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Leader: Mourning in Manchester

Yet another attack shows we are going to have to get to used to the idea that our liberalism and our freedoms can only be preserved by a strong state.

Children are murdered and maimed by a suicide bomber as they are leaving a pop concert in Manchester. As a consequence, the government raises the terror threat to “critical”, which implies that another attack is imminent, and the army is sent out on to the streets of our cities in an attempt to reassure and encourage all good citizens to carry on as normal. The general election campaign is suspended. Islamic State gleefully denounces the murdered and wounded as “crusaders” and “polytheists”.

Meanwhile, the usual questions are asked, as they are after each new Islamist terrorist atrocity. Why do they hate us so much? Have they no conscience or pity or sense of fellow feeling? We hear, too, the same platitudes: there is more that unites us than divides us, and so on. And so we wait for the next attack on innocent civilians, the next assault on the free and open society, the next demonstration that Islamism is the world’s most malignant and dangerous ideology.

The truth of the matter is that the Manchester suicide bomber, Salman Ramadan Abedi, was born and educated in Britain. He was 22 when he chose to end his own life. He had grown up among us: indeed, like the London bombers of 7 July 2005, you could call him, however reluctantly, one of us. The son of Libyan refugees, he supported Manchester United, studied business management at Salford University and worshipped at Didsbury Mosque. Yet he hated this country and its people so viscerally that he was prepared to blow himself up in an attempt to murder and wound as many of his fellow citizens as possible.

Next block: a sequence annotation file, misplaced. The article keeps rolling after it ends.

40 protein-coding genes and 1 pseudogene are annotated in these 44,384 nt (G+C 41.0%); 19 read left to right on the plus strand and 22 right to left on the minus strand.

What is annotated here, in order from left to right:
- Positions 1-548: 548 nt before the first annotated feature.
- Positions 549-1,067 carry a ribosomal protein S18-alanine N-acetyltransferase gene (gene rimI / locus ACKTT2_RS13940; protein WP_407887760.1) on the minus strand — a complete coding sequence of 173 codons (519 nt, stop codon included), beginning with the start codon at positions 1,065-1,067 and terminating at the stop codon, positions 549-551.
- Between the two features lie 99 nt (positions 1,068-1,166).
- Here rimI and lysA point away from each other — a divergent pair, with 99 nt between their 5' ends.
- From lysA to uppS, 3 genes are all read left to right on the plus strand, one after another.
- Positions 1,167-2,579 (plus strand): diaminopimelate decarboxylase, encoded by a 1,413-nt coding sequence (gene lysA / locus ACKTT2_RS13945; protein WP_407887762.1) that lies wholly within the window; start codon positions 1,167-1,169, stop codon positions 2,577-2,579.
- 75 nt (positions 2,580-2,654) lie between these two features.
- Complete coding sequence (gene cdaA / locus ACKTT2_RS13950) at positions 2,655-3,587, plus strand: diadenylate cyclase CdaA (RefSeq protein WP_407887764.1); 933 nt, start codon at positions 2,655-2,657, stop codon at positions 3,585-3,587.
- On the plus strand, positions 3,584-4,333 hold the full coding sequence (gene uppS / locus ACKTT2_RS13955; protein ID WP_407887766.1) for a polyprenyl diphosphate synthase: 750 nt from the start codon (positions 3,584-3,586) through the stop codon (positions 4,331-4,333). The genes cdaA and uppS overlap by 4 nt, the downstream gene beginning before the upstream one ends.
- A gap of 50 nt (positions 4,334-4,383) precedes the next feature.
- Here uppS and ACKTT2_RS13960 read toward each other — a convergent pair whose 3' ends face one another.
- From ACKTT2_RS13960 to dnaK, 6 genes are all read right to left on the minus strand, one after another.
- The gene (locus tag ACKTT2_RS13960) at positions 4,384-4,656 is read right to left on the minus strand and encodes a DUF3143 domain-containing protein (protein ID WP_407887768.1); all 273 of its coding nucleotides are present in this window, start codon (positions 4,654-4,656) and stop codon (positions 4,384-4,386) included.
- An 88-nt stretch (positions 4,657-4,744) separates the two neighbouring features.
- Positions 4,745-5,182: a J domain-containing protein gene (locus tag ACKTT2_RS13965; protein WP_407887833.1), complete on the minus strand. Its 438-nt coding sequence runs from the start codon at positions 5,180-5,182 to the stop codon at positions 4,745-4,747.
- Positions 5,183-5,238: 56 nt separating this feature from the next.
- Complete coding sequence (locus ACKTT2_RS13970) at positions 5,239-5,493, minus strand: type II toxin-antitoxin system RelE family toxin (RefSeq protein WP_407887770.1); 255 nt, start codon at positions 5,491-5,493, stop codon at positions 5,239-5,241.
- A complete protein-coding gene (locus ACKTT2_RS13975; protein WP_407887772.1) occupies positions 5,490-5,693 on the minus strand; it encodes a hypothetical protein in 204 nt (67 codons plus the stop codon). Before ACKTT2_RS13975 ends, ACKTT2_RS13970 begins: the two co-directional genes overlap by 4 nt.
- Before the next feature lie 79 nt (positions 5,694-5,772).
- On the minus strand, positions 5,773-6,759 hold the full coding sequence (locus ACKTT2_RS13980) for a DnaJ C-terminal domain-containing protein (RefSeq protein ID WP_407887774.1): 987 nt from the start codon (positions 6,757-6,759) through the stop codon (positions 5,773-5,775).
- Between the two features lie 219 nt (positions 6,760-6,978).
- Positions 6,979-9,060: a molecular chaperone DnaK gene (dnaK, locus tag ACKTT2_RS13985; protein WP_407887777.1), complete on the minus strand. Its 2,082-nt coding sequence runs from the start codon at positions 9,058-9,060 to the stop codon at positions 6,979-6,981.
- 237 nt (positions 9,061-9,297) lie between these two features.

The Manchester massacre was an act of nihilism by a wicked man. It was also sadly inevitable. “The bomb was,” writes the Mancunian cultural commentator Stuart Maconie on page 26, “as far as we can guess, an attack on the fans of a young American woman and entertainer, on the frivolousness and foolishness and fun of young girlhood, on lipstick and dressing up and dancing, on ‘boyfs’ and ‘bezzies’ and all the other freedoms that so enrage the fanatics and contradict their idiot dogmas. Hatred of women is a smouldering core of their wider, deeper loathing for us. But to single out children feels like a new low of wickedness.”

We understand the geopolitical context for the atrocity. IS is under assault and in retreat in its former strongholds of Mosul and Raqqa. Instead of urging recruits to migrate to the “caliphate”, IS has been urging its sympathisers and operatives in Europe to carry out attacks in their countries of residence. As our contributing writer and terrorism expert, Shiraz Maher, explains on page 22, these attacks are considered to be acts of revenge by the foot soldiers and fellow-travellers of the caliphate. There have been Western interventions in Muslim lands and so, in their view, all civilians in Western countries are legitimate targets for retaliatory violence.

An ever-present threat of terrorism is the new reality of our lives in Europe. If these zealots can murder children at an Ariana Grande concert in Manchester, there is no action that they would not consider unconscionable. And in this country there are many thousands – perhaps even tens of thousands – who are in thrall to Islamist ideology. “Terror makes the new future possible,” the American Don DeLillo wrote in his novel Mao II, long before the al-Qaeda attacks of 11 September 2001. The main work of terrorists “involves mid-air explosions and crumbled buildings. This is the new tragic narrative.”

Immediately after the Paris attacks in November 2015, John Gray reminded us in these pages of how “peaceful coexistence is not the default condition of modern humankind”. We are going to have to get used to the idea that our liberalism and our freedoms can only be preserved by a strong state. “The progressive narrative in which freedom is advancing throughout the world has left liberal societies unaware of their fragility,” John Gray wrote. Liberals may not like it, but a strong state is the precondition of any civilised social order. Certain cherished freedoms may have to be compromised. This is the new tragic narrative.

This article first appeared in the 25 May 2017 issue of the New Statesman, Why Islamic State targets Britain